CoreSocial Change, Culture and Development (L2107N)155
  CoreUnderstanding Global Migration (L7041C)155
  OptionResearch Skills for Development (L2133N)155
 Spring SemesterOptionBlack Lives Matter: Postcolonial and Decolonial Representations (006GR)155
  Culture, Race and Ethnicity (V3026)155
  Development and the State (L2128)155
  Environmental Perspectives on Development (L2103)155
  Finance for Development (L1082)155
  Gender and Development: Theory, Concepts and Issues (L2104)155
  Geography Overseas Field Class (L7024)305
  Health, Poverty and Inequality (L2102N)155
  International Education and Development (001DS)155
  Race, Ethnicity and Nationalism (L2002N)155
  Social Geography (L7016)155
  Southeast England Field Class (F8515)155
YearTermStatusModuleCreditsFHEQ level
3Autumn SemesterOptionContemporary Issues in the Global Political Economy (M1529ADUD)306
  Contemporary Issues in the Global Political Economy (M1529A)306
  Development, Business and Corporate Social Responsibility (L2131A)306
  Development Tools and Skills (L2146)306
  Development Work Experience (D6001)306
  Disasters, Environment and Development (005DA)306
  Disasters, Environment and Development (005DADUG)306
  Environment, Ecology and Development (L2123A)306
  Geographies of Rising and Declining Powers (F8031A)306
  Geographies of Violence and Conflict (001G4A)306
  Geographies of Violence and Conflict (001G4DIR)306
  Home (008GA)306
  Inside Development: the Social Life of Aid (L2152A)306
  Landscape, Nature and Representation (F8085A)306
  Landscape, Nature and Representation (F8085DID)306
  Marxism and International Relations (M1530ADUD)306
  Mercenaries, Gangs and Terrorists: Private Security in International Politics (L7092ADU)306
  Migration and Global Development (004IDAG)306
  Migration and Global Development (004IDA)306
  Religion, Migration and Social Transformation (008GR)306
  Religion, Migration and Social Transformation (008GRID)306
  Religions in Global Politics (L2075ADUDE)306
  Sex, Gender and the Global Political Economy (015IRID)306
  Sex and Death in Global Politics (L7091ADU)306
  The Global Politics of Health (004RADU)306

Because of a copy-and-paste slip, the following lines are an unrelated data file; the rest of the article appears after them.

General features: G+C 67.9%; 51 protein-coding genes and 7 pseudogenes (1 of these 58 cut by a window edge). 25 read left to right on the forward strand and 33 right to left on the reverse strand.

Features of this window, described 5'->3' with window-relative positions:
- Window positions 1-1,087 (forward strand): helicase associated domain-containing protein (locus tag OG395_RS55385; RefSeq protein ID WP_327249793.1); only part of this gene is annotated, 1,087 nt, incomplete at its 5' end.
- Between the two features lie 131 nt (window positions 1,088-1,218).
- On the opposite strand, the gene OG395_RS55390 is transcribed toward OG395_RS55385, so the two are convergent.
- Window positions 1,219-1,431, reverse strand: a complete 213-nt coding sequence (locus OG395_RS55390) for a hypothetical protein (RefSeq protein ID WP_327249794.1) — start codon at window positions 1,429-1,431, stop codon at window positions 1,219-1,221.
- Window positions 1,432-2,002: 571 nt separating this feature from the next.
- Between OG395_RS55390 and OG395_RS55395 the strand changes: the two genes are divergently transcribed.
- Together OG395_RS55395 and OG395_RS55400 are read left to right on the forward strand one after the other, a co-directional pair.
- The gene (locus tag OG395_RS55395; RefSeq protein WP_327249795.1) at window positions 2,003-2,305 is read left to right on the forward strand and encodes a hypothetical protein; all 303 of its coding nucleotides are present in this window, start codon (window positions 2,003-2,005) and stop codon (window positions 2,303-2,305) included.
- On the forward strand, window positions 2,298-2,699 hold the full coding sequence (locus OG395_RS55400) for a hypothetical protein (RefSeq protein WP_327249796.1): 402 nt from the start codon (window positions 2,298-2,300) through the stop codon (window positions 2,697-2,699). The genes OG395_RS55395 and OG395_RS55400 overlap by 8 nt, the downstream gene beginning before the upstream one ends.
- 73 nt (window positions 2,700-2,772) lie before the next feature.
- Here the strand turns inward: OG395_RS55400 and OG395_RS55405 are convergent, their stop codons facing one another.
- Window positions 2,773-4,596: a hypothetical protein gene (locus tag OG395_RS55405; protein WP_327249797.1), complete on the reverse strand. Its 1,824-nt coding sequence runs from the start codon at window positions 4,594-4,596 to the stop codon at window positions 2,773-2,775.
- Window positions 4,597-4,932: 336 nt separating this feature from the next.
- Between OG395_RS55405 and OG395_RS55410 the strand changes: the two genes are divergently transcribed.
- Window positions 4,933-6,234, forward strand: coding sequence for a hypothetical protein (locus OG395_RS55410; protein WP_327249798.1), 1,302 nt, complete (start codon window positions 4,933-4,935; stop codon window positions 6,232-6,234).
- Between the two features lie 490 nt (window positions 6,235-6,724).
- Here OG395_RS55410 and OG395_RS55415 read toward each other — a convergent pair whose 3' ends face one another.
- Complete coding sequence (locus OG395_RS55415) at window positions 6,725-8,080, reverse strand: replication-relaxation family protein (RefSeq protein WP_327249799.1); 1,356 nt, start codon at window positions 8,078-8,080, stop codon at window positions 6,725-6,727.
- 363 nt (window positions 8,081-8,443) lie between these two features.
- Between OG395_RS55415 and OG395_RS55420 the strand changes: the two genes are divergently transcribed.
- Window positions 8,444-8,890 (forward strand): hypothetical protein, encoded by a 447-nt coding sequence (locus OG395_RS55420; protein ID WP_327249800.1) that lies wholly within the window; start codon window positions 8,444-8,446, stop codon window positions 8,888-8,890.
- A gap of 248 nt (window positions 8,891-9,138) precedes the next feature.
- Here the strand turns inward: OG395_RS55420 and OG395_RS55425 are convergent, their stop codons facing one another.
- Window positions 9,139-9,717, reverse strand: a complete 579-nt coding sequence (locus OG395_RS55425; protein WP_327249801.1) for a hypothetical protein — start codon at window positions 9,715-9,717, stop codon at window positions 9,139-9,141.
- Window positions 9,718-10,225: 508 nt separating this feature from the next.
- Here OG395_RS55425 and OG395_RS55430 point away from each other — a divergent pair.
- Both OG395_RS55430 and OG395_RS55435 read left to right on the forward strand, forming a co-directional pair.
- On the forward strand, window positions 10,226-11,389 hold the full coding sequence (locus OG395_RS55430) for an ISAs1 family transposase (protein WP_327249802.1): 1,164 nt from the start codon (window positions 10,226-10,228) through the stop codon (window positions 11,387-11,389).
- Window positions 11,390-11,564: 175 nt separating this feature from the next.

The Politics of International Trade (L2076ADU)306
  Urban Futures (006IDA)306
  Water and Development in the Global South (011GA)306
  Water and Development in the Global South (011GID)306
  Wealth, Inequality and Development (003IDA)306
 Autumn & Spring TeachingOptionInternational Development Thesis (L2153)306
 Spring SemesterOptionAnthropology of Fertility, Reproduction and Health (L6035D)306
  Capitalism and Geopolitics (L2062SDU)306
  Class, Community, Nation (009GS)306
  Critical Perspectives on Conflict and Violence (L2154)306
  Cultures of Colonialism (F8030S)306
  Cultures of Colonialism (F8030DID2)306
  Decolonial Movements (002ID2)306
  Decolonial Movements (002ID2G)306
  Genocide in International Relations from Ancient Times to the Present (013IRSD)306
  Global Approaches to Peace (005ID)306
  Global Environmental Change (003GS)306
  Global Food Security (005GS)306
  Global Food Security (005GSID)306
  Global Politics of Food (011IRSDU)306
  Horizontal Development(s) (007ID)306
  Human Rights (L2124S)306
  Memory, Space and Place: Exploring Heritage, Power and Identities (007GR)306
  Race, Ethnicity and Identity (L6090D)306
  The United States in the World (L2064SDUD)306

Course convenors

Photo of Elizabeth Harrison

Elizabeth Harrison
Professor of Anthropology and International Development
T: +44 (0)1273 877350

About your joint honours course

Sussex has always promoted interdisciplinary study by encouraging students to combine different subjects and different approaches to learning. Joint-honours courses are an ideal option if you want to study more than one subject in depth. A key idea behind joint-honours is to experience the range of ways that different academic disciplines use to teach, learn and research. Those differences are stimulating and challenging, but they can also be confusing, so you will find some useful information below to help you get the most out of your course.

  • To find information about the individual modules that make up your course, go to the school that teaches the module. Each module is assessed by the school that teaches it, so on their website you will find (under “student information”) information about the assessment criteria being used, the referencing style you need to use for your work, contact times for your tutors, information about the student reps scheme and lots of other useful information.
  • To find general information about joint honours, use the Frequently Asked Questions list
  • For information about the rules and regulations that govern all Sussex students, start with the general student handbook
  • For help in improving your study skills, using the library and with careers, try the Skills Hub.

And if you have any other questions, contact the convenors for your course; they are here to help you.

Useful links

Please note that the University will use all reasonable endeavours to deliver courses and modules in accordance with the descriptions set out here. However, the University keeps its courses and modules under review with the aim of enhancing quality. Some changes may therefore be made to the form or content of courses or modules shown as part of the normal process of curriculum management.

The University reserves the right to make changes to the contents or methods of delivery of, or to discontinue, merge or combine modules, if such action is reasonably considered necessary by the University. If there are not sufficient student numbers to make a module viable, the University reserves the right to cancel such a module. If the University withdraws or discontinues a module, it will use its reasonable endeavours to provide a suitable alternative module.